A randomized trial of phenylephrine infusion versus bolus dosing for nausea and vomiting during Cesarean delivery in obese women.

Published

Journal Article

PURPOSE: Hypotension is common after spinal anesthesia for Cesarean delivery. It is associated with nausea, vomiting, and fetal acidosis. Previous research on phenylephrine excluded obese subjects. We compared the incidence of intraoperative nausea and vomiting (IONV) in obese patients who received a prophylactic phenylephrine infusion vs those who received bolus dosing for the treatment of spinal-induced hypotension. METHODS: In this multicentre, double-blinded randomized controlled trial, 160 obese women undergoing elective Cesarean delivery under spinal anesthesia were randomized to receive a prophylactic phenylephrine infusion initiated at 50 μg·min-1 (and titrated according to a predefined algorithm) or 100 μg phenylephrine boluses to treat hypotension. Maternal systolic blood pressure was maintained within 20% of baseline. The primary study outcome was the incidence of IONV. RESULTS: Intraoperative nausea and vomiting were significantly reduced in the infusion group compared to the bolus group (46% vs 75%, respectively; relative risk [RR], 0.61; 95% confidence interval [CI], 0.47 to 0.80; P < 0.001). This was associated with significantly reduced need for intraoperative rescue antiemetics (26% vs 42%, respectively; RR, 0.62; 95% CI, 0.40 to 0.97; P = 0.04), but no difference in the incidence of vomiting. Postoperative vomiting at two hours was reduced in the infusion group (11% vs 25%; RR, 0.44; 95% CI, 0.21 to 0.90; P = 0.02);however, there were no differences in the incidence or severity of postoperative nausea, need for rescue antiemetics at two hours and 24 hr, or the incidence of postoperative vomiting at 24 hr. CONCLUSION: In obese women undergoing Cesarean delivery with spinal anesthesia, prophylactic phenylephrine infusion was associated with less intraoperative nausea, less need for rescue antiemetics, and reduced early postoperative vomiting. TRIAL REGISTRATION: www.clinicaltrials.gov (NCT01481740). Registered 22 July 2011.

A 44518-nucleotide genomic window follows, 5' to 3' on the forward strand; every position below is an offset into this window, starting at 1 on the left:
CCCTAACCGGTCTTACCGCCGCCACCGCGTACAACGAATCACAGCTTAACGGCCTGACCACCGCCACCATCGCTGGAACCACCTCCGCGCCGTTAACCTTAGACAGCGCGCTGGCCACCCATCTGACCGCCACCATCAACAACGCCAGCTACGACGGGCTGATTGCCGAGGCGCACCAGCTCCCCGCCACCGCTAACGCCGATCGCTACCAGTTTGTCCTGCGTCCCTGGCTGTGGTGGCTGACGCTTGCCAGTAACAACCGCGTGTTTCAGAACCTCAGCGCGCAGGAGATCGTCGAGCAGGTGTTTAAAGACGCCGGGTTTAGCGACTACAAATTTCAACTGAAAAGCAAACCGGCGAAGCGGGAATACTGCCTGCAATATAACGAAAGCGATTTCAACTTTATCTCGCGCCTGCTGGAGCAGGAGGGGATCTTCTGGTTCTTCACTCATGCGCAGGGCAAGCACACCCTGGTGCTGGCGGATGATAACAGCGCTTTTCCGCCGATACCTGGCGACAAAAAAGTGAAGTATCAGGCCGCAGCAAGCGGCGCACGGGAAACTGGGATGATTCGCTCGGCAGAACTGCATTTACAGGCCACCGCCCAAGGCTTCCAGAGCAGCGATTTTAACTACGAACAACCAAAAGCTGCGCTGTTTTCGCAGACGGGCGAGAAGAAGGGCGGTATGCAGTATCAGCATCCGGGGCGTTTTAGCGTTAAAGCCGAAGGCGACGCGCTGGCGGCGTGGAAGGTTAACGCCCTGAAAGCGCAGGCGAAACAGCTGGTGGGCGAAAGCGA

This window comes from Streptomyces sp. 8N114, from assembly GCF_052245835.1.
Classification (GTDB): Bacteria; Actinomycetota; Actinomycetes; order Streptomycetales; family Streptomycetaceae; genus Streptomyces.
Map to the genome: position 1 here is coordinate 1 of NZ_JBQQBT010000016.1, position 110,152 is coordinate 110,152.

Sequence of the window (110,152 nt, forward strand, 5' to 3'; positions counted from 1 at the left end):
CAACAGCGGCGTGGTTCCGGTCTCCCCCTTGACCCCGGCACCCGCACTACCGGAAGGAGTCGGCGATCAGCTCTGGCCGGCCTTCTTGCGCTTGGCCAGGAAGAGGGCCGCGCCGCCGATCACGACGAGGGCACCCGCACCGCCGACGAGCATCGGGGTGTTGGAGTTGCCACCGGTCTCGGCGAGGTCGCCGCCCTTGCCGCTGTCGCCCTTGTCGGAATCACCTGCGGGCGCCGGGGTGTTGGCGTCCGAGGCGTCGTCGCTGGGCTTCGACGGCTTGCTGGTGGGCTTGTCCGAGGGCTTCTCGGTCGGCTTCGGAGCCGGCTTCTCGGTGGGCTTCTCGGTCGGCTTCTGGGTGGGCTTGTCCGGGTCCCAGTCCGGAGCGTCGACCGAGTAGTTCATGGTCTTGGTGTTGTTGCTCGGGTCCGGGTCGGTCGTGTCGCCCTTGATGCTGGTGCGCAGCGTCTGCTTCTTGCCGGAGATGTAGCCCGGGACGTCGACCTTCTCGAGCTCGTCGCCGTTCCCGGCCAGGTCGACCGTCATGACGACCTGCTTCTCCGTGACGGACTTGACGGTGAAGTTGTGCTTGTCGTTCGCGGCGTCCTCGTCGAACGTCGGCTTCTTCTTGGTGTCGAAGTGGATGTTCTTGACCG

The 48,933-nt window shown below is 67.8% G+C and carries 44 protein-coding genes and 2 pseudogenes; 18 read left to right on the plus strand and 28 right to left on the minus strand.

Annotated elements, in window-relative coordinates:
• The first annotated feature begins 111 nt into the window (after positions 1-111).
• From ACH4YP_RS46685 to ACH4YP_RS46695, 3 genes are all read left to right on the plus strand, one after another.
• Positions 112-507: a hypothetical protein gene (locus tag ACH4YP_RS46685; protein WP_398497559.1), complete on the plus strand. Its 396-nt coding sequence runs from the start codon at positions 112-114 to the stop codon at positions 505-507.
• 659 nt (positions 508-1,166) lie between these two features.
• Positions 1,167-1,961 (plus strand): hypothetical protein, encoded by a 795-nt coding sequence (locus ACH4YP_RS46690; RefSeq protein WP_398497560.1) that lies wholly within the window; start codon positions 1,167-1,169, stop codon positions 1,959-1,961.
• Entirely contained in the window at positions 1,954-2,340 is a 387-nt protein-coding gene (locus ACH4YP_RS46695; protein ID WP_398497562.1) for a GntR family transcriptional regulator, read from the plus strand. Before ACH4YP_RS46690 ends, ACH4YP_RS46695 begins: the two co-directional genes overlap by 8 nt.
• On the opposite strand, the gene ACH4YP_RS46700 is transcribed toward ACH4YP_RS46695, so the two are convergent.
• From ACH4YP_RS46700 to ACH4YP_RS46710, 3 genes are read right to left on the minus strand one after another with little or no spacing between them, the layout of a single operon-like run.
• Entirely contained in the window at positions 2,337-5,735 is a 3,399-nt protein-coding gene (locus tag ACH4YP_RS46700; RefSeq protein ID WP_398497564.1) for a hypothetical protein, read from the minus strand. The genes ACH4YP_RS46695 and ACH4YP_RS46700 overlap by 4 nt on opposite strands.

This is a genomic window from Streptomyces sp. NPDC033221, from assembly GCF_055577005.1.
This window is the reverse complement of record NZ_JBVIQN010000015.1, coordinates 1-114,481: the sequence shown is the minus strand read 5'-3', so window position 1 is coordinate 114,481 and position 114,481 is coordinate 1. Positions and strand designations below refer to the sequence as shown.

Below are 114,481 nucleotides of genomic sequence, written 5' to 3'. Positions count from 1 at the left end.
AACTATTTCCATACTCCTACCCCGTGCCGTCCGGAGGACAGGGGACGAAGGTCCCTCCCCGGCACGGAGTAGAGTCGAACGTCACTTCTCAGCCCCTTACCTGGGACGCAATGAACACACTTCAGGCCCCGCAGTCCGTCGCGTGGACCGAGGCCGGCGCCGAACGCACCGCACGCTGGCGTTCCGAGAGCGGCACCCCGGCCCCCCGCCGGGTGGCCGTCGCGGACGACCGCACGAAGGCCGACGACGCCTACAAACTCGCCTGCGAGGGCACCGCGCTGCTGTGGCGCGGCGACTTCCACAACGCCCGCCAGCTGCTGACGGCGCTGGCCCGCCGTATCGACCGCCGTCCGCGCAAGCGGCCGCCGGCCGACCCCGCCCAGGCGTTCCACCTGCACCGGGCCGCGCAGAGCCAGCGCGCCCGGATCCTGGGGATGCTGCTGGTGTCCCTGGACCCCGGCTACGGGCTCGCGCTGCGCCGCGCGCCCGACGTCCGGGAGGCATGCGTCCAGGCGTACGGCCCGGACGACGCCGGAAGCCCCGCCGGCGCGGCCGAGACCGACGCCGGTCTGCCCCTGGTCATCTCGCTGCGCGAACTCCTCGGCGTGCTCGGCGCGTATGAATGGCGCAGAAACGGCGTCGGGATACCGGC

Full Text

Duke Authors

Cited Authors

  • George, RB; McKeen, DM; Dominguez, JE; Allen, TK; Doyle, PA; Habib, AS

Published Date

  • March 2018

Published In

Volume / Issue

  • 65 / 3

Start / End Page

  • 254 - 262

PubMed ID

  • 29209926

Pubmed Central ID

  • 29209926

Electronic International Standard Serial Number (EISSN)

  • 1496-8975

Digital Object Identifier (DOI)

  • 10.1007/s12630-017-1034-6

Language

  • eng

Conference Location

  • United States